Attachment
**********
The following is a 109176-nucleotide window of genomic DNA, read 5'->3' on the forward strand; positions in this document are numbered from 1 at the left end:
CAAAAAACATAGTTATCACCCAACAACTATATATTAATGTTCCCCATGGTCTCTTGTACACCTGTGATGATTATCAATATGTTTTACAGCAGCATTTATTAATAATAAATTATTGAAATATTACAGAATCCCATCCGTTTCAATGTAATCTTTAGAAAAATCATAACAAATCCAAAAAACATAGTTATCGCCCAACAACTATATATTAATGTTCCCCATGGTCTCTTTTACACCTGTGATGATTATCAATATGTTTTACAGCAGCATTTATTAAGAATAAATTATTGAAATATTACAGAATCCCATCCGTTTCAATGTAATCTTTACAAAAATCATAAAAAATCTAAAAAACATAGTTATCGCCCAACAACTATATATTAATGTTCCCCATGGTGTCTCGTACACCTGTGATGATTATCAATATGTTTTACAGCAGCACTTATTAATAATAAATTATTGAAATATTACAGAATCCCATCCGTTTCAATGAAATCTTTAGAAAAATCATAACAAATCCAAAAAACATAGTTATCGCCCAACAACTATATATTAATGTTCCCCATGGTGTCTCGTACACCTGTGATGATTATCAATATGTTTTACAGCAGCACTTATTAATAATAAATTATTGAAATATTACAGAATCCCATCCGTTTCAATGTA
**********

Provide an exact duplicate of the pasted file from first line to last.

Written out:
The following is a 109176-nucleotide window of genomic DNA, read 5'->3' on the forward strand; positions in this document are numbered from 1 at the left end:
CAAAAAACATAGTTATCACCCAACAACTATATATTAATGTTCCCCATGGTCTCTTGTACACCTGTGATGATTATCAATATGTTTTACAGCAGCATTTATTAATAATAAATTATTGAAATATTACAGAATCCCATCCGTTTCAATGTAATCTTTAGAAAAATCATAACAAATCCAAAAAACATAGTTATCGCCCAACAACTATATATTAATGTTCCCCATGGTCTCTTTTACACCTGTGATGATTATCAATATGTTTTACAGCAGCATTTATTAAGAATAAATTATTGAAATATTACAGAATCCCATCCGTTTCAATGTAATCTTTACAAAAATCATAAAAAATCTAAAAAACATAGTTATCGCCCAACAACTATATATTAATGTTCCCCATGGTGTCTCGTACACCTGTGATGATTATCAATATGTTTTACAGCAGCACTTATTAATAATAAATTATTGAAATATTACAGAATCCCATCCGTTTCAATGAAATCTTTAGAAAAATCATAACAAATCCAAAAAACATAGTTATCGCCCAACAACTATATATTAATGTTCCCCATGGTGTCTCGTACACCTGTGATGATTATCAATATGTTTTACAGCAGCACTTATTAATAATAAATTATTGAAATATTACAGAATCCCATCCGTTTCAATGTA